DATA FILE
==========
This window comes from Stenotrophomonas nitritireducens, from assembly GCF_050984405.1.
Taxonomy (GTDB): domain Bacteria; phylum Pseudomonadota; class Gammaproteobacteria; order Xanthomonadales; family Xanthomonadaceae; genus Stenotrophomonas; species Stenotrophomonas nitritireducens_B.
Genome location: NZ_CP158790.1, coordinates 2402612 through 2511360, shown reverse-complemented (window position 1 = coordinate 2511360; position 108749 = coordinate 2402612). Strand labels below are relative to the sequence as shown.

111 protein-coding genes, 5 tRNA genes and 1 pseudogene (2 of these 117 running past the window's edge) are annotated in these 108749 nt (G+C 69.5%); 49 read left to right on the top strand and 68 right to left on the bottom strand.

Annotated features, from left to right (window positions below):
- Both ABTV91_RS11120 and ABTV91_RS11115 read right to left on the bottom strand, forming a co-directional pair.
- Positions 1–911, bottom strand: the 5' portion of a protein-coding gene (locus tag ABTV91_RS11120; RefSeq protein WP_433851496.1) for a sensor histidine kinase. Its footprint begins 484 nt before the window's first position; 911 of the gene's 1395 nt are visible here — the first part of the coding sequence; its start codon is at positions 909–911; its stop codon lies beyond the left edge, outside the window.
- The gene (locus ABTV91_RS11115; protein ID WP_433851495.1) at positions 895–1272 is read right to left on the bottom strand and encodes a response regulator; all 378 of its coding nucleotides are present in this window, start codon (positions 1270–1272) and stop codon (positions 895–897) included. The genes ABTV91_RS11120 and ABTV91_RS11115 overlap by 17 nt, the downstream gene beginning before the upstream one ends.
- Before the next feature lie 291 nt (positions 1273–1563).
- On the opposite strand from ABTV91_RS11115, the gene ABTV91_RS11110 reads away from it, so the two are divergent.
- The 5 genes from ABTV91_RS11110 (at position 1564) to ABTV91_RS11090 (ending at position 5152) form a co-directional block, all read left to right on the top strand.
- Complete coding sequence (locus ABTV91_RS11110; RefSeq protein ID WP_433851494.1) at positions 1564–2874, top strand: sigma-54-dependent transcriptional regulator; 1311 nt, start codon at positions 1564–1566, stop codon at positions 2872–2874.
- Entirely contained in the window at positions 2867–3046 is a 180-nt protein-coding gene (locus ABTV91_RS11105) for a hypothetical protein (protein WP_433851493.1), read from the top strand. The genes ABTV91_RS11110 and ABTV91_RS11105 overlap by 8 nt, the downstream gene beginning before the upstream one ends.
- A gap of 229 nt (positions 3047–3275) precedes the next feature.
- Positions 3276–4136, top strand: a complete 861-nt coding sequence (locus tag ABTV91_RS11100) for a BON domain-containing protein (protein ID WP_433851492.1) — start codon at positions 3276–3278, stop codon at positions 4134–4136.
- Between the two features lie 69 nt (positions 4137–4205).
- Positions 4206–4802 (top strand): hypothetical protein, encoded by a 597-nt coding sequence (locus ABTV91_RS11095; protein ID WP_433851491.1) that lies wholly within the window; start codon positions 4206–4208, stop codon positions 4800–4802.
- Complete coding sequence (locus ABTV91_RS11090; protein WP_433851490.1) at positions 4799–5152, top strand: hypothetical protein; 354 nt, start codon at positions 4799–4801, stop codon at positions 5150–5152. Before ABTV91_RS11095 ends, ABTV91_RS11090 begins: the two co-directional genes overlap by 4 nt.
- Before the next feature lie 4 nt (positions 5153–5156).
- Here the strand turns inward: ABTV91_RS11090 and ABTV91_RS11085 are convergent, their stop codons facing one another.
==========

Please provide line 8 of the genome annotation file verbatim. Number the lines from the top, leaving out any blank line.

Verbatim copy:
- The gene (locus ABTV91_RS11115; protein ID WP_433851495.1) at positions 895–1272 is read right to left on the bottom strand and encodes a response regulator; all 378 of its coding nucleotides are present in this window, start codon (positions 1270–1272) and stop codon (positions 895–897) included. The genes ABTV91_RS11120 and ABTV91_RS11115 overlap by 17 nt, the downstream gene beginning before the upstream one ends.